Short term holiday lets can be a lucrative venture for anyone with a property, or even a spare room, in or close to the city centre; there are plenty of landlords willing to tell you about the fantastic amounts of money they are earning per night during peak times. However, as more and more people are advertising their property for rent, the short term rental market is becoming increasingly saturated across the city. Although, (for most) the August Festival period and Hogmanay are still profitable, the overcrowded market means that, even at these traditionally busy times, some property owners are experiencing lower nightly rates and even void periods.
The long term rental market, on the other hand, is having the opposite issue – there are not enough properties – and this is especially true for good quality one and two bedroom flats. The shortage of properties available for long term let – partly due to landlords switching to holiday lets – is creating fierce competition between tenants and is pushing up rent levels. The average rent in Edinburgh is now £1,087pcm, and our average time to let is just 16 days, although it can be considerably less for one and two bedroom flats.
There are some key differences between short term holiday lets and renting to long term tenants. We have included some of the key considerations for landlords considering switching from short term to long term lettings below.
1. Monthly Costs
Although the rental income for a long term tenancy can be lower per month than that for a holiday let, you should find that your associated monthly costs are also lower. Monthly savings for landlords include:
|Short term lets||Long term lets|
|Gas and electricity||Landlord cost||Tenant cost|
|Council tax||Landlord cost||Tenant cost|
|Broadband||Landlord cost||Tenant cost|
|TV licence||Landlord cost||Tenant cost|
|Maintenance||Landlord cost||Landlord cost|
Landlords with long term lets also avoid the frequent – and costly – changeovers involved with short term lets. Changeovers for holiday lets can be required multiple times per week and include a thorough clean, changing bedding and towels, and replacing toiletries. For long term tenancies the outgoing tenant should pay for the clean, so the landlord will only have this cost for the first tenancy, and tenants provide their own bedding and towels. Although there is no guarantee on the length of a long term tenancy, changeovers will be significantly less frequent than short term lets, with most tenants staying for a minimum of 6 months.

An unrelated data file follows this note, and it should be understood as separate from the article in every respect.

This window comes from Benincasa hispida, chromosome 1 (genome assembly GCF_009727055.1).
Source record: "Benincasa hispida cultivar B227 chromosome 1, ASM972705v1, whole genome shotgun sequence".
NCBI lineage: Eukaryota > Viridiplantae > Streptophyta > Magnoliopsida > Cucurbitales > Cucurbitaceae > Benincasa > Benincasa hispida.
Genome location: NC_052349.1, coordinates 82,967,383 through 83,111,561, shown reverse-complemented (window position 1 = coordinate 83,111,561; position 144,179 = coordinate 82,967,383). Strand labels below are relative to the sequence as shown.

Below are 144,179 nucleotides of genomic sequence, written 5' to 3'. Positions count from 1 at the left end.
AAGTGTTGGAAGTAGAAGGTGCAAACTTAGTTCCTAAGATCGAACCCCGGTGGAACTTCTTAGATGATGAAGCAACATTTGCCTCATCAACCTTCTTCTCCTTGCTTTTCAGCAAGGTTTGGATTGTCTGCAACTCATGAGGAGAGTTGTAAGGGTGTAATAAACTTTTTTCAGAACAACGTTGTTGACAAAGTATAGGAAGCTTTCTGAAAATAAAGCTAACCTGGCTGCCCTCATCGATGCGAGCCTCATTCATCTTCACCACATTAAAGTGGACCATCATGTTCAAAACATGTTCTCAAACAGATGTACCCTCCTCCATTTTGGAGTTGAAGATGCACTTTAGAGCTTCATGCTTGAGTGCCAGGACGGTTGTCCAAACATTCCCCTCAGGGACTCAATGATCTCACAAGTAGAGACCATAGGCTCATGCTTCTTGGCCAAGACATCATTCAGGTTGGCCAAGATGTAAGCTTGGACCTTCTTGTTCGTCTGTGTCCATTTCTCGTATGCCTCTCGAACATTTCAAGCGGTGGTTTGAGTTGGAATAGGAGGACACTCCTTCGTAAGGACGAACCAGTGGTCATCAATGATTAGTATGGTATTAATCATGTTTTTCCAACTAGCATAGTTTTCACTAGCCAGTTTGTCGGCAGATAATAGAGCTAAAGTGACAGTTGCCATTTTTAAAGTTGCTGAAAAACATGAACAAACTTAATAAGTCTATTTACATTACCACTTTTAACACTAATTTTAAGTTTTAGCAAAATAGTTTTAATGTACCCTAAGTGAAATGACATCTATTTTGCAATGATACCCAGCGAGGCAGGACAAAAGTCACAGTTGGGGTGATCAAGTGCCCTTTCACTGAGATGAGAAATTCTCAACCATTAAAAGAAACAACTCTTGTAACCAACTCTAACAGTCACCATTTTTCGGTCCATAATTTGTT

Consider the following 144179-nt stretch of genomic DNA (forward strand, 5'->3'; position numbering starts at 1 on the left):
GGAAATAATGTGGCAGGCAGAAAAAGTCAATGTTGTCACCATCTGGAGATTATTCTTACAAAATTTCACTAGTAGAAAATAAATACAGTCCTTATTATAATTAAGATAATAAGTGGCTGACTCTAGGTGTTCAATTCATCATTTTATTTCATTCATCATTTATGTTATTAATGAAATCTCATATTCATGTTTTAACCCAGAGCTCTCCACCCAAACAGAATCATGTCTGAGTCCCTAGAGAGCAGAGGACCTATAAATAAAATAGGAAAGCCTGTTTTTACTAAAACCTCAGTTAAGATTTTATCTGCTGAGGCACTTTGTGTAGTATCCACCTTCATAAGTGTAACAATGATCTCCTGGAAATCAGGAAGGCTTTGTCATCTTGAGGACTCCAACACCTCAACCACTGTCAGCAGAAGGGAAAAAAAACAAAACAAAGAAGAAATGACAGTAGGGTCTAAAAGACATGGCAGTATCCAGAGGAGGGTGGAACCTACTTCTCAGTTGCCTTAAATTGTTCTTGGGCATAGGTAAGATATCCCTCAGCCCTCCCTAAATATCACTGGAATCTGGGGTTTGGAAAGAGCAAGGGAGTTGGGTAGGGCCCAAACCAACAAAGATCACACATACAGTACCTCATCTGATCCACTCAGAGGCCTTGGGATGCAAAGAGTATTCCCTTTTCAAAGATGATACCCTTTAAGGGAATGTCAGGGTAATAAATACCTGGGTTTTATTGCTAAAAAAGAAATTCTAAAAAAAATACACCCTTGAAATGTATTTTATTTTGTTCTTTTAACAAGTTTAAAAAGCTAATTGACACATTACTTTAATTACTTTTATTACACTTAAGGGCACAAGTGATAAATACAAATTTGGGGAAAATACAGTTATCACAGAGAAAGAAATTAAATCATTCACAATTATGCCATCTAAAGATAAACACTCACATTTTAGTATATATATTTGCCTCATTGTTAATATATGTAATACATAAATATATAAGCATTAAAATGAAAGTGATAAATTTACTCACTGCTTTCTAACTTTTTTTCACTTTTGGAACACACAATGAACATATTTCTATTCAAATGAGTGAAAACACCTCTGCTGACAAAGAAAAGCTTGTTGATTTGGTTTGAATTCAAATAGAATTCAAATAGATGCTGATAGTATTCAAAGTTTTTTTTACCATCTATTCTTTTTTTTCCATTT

Insurance will be another area where landlords will likely save on costs. Unlike short term rentals, landlords renting long term require landlords insurance, rather than costly (and sometimes difficult to secure) holiday rental insurance.
2. Furnishing and Decoration
Furnished rental properties are in high demand in Edinburgh, so switching a property from short term to long term lets should be straightforward. The main difference is that long term tenants do not require all of the items included for short term lets, some examples of items that should be removed include:
- Bedding and towels
- Decorative items (photo frames, art work, throws etc.)
- Kitchen ware (crockery, glassware, pots and pans etc.)
- Additional items (books etc.)
The key for a long term rental property is to provide a blank canvas that tenants can make their own. As with holiday lets, long term tenants value quality furnishings and are usually willing to pay premium rents for this. Long term tenants are also more likely to look after the property, meaning less wear and tear and lower costs to upkeep for the landlord.
3. Safety Requirements
Although most short term letting agencies do recommend that landlords have the relevant safety checks carried out, the safety requirements for short term holiday lets are currently unclear, meaning that many do not have the safety alarms and certificates required for long term lets.
Safety requirements for long term tenancies are stringent and must be adhered to. To begin a long term tenancy, properties are required to have:
- Gas safety certificate
- Electrical Installation Condition Report
- Portable Appliance Test
- Legionella Risk Assessment
- CO alarm
- Smoke and heat alarms
Find out more about the safety certificates and alarms required, including the prices charged by our contractors, for long term tenancies.
As the short term lettings market continues to grow, it is likely that stricter regulations will be introduced in the near future. Although we don’t know yet what form these regulations will take, they will likely include:
- Requirement to have a licence. Short term landlords would be required to obtain a licence from the Council to let their property for more than a predetermined number of days per year.
- Safety requirements. Safety requirements brought in line with those for long term rentals (as above).
Changes to regulation, and high levels of competition in an already saturated market, mean that, for some short term landlords, long term tenancies may be an attractive prospect.
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